Hearty Bison Stew

20 Mar


NOTE: An updated version of this recipe appears in my cookbook, The Ancestral Table.

US Wellness Meats recently sent me a package of their grass-fed bison stew meat, and I jumped on the opportunity to make a traditional hearty stew. Rather than settle on the all-too-common crockpot stew (nothing against those), I opted to make this stew the traditional way – browned meat, sautéed onions, simmering wine-and-stock broth, and incrementally-added ingredients – to make sure the final product was both decadent and perfectly-crafted. That might sound like a lot of work, but it really isn’t – this is a dish that can easily be completed in a few hours.

Although the American bison is often referred to as a buffalo, it is only a distant relative of the true buffalo (like the Asian water buffalo). Its closest relative is the European bison, also known as a wisent. Its meat is usually leaner than beef, high in iron, and sweeter-tasting. Because of its leanness, I find that it’s best served in slow-cooked meals like this stew, as hamburgers, or as a grilled meat (like shish-kabobs) served medium-rare.

If you don’t have bison meat on hand, never fear – this stew tastes just as great with beef or lamb stew meat!

You’ll Need:
1lb US Wellness Meats bison stew meat
2 tbsp coconut oil or ghee
1/2 tsp each salt and pepper
1 medium onion, chopped finely
2 cloves garlic, minced
1/4 cup red wine
1 cup each beef and chicken stock/broth
1/2 tsp dried thyme
2 bay leaves
2 russet potatoes, peeled and chopped into bite-sized chunks
2 carrots, peeled and chopped into bite-sized chunks
1 parsnip, peeled and chopped into bite-sized chunks
1/2 cup frozen peas
1 tsp chopped fresh parsley for garnish

As with most of my red meat-based roasts/stews, I prefer a combination of chicken and beef stock as the braising liquid; it gives the dish its tastiness without an overbearing “beefiness”.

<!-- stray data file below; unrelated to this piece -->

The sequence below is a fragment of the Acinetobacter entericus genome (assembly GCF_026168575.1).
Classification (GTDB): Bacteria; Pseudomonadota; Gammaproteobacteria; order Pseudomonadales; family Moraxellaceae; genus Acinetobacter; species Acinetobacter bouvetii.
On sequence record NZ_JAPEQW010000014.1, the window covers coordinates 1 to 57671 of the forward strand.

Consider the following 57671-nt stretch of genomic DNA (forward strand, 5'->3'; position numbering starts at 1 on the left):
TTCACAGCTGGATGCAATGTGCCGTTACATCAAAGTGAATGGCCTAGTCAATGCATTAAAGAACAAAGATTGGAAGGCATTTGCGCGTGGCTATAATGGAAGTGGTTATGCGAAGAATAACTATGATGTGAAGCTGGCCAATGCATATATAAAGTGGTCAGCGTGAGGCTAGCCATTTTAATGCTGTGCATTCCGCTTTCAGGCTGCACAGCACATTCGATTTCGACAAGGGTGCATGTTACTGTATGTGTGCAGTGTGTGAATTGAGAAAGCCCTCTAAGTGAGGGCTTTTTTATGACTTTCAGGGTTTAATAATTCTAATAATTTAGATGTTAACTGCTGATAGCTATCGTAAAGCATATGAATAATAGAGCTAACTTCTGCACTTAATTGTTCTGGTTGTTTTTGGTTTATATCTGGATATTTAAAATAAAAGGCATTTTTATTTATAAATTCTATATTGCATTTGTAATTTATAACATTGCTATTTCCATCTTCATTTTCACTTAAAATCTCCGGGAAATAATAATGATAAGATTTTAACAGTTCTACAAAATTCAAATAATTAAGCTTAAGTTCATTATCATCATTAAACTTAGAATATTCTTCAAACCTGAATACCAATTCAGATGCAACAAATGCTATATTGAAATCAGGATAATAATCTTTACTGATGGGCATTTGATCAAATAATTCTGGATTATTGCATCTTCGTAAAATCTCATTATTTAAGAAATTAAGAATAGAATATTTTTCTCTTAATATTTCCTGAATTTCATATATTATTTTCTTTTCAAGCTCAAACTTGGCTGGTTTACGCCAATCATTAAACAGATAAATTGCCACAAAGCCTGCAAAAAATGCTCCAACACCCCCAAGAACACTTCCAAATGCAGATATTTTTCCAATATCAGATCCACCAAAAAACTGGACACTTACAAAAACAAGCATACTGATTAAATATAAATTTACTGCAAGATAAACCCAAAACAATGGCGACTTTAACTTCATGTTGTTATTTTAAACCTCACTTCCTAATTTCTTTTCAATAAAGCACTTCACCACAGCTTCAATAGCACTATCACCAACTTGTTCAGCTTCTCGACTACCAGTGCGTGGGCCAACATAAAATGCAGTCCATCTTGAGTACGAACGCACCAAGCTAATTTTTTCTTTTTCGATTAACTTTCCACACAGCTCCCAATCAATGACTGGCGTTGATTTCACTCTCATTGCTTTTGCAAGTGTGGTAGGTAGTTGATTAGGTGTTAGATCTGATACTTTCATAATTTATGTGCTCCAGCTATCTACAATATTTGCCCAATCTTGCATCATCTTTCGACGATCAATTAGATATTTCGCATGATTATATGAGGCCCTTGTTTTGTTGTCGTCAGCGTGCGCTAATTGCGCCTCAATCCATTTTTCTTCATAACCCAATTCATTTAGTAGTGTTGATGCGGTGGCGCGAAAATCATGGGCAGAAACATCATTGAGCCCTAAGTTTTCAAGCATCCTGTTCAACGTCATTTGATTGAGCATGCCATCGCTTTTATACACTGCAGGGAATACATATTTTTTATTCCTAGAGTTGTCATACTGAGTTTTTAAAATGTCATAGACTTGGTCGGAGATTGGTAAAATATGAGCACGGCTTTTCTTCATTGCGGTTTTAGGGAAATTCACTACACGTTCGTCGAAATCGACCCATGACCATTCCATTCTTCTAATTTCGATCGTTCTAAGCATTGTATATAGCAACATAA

Remove the bison meat from its packaging, and gently rinse with cold water and allow to drain dry. I was amazed at how well the stew meat was cut, and how lean and colorful it was!

In a french/dutch oven, heat up the oil/ghee on medium/high heat for about five minutes. Season the meat with 1/2 tsp each salt and pepper, and brown the meat for a few minutes per side, in batches if needed. Altogether it took me eight minutes to brown the meat. Remove the browned meat and set it aside, leaving the oil inside the french/dutch oven.

Preheat your oven to 300 degrees. Reduce the dutch oven’s heat to medium, and add the chopped onions and a dash of salt. Saute for about five minutes, until the onions are softened. Add the minced garlic and continue to saute for another 30 seconds. Add the red wine, beef and chicken broths, thyme, and bay leaves. Bring everything to a simmer.

Once the broth is simmering, add the browned bison meat, and place in the oven for 1 hour and 15 minutes.

While it’s cooking, prepare your potatoes, carrots, and parsnip.

After an hour and 15 minutes, add the potatoes, carrots, and parsnip and return it to the oven. Bake for another 40 minutes, until the vegetables and meat are tender. Remove the bay leaves.

Rather than deal with making a flour roux or working with potato/arrowroot starch to thicken the stew, we’re going to use the ingredients that are already in the stew. Pretty resourceful, huh?

With a ladle, remove about 1 cup of the cooked potatoes, carrots, and parsnip (be sure to pick out the bison meat), and about 1/2 cup of the remaining broth. Blend your cup of veggies and 1/2 cup of broth together, making a sort of “potato/veggie” paste. Pour this paste back into the dutch oven, and stir everything together, while also stirring in the frozen peas.

Cover and simmer on the stovetop on med/low heat for five minutes. Check for taste, adding salt and pepper as needed.

Garnish with fresh parsley and serve immediately.

(featured on Easy Natural Food’s Sunday Night Soup Night)